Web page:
However, if the complexity and difference in the required paste volume is too great, a stencil in step design is the tool of choice. This allows different material thicknesses to be achieved within a stencil. Each individual area can then be optimally tailored to the needs of the assembly. Since each layout is assembled differently, BECKTRONIC always advises individually and in line with customer requirements. The following decisive parameters are analysed and taken into account among other things: the component geometry, the solder stopping area, the component connection, the soldering method, the paste type, and the squeegee blade direction.


How can tombstoning be avoided?

The paste volume should be adapted to the chip design and optimised if necessary. Effective options here are surface and design adjustments. The homeplate and the bow tie have proved themselves especially useful in the past. The "bow tie" design in particular is being increasingly used. Additional attention must be paid to the position of the paste application. If a pressure offset occurs between the landing surface and the paste application, the exact positioning on the target position leads to an increased risk of tombstoning.


How can I reduce air pockets (voids)?

  • Stencils:
    Voids (cavities) occur when the flux has to travel a long way to the outer edge of a component surface (up to the pasting edge). In order to ensure a better, more homogeneous removal of the flux, areas (from approx. 6-8 mm²) are usually rasterised.
  • Solder paste:
    Additionally, solder pastes with a lower proportion of flux tend to be less prone to the formation of voids.
  • Soldering process:
    The optimisation of the soldering process with the aid of different air pressure variants (positive and negative pressure) also significantly influences void formation. This is an example of how an improved soldering result is achieved with reflow or wave soldering when nitrogen is added. The nitrogen serves as a protective gas, which reduces the oxidation of the solder and the components by oxygen. In addition, the surface tension of the liquid solder is positively influenced.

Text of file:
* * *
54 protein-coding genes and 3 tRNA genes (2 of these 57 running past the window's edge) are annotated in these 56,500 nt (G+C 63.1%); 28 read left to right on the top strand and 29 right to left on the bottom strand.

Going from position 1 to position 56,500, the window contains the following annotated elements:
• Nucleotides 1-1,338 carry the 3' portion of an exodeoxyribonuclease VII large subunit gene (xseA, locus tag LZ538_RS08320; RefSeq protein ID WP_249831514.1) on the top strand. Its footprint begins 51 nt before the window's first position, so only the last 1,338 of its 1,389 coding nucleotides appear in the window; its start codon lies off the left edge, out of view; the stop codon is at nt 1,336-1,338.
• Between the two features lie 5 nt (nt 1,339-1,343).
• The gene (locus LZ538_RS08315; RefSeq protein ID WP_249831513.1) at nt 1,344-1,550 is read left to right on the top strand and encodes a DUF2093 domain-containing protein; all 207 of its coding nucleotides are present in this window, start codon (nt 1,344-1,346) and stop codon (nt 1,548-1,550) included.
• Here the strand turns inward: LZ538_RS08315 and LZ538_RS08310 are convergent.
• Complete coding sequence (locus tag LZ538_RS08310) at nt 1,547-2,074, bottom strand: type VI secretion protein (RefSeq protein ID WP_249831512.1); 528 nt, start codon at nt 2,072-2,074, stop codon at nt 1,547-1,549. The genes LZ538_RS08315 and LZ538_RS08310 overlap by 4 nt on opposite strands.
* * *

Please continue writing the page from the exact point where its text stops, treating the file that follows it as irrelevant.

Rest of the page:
How can I prevent the "jettisoning" (popcorn effect) of components?

The reason for these are sealed cavities under components (heat dissipation in the exposed pad of a QFN) or within large paste surfaces, as well as "plugged vias", which have not been properly closed. Air pockets lead to an explosive process at this point. If the vias are not completely closed in accordance with IPC 4761 Type VI, the trapped air cannot escape and excess pressure develops under the component body. In order to counteract this process, the paste should preferably not flow into or close these sleeves during the melting process. In general, the moisture content of SMD components and printed circuit boards should also be taken into account. Otherwise, this may lead to unwanted delamination (of the LP surface) or breaking up of SMD components. An upstream annealing process (baking) can be used to remedy this.


How can I avoid the twisting or tilting of components?

Even at this point, adapting the surface paste application can be the solution. With cylindrical designs such as MELF or micro-MELF, a concave inner surface design or U-shaped paste application can guarantee secure positioning even after the soldering process. In QFN designs, reducing and rasterising the exposed pad helps to fix and evenly lower the pad.


Still have questions?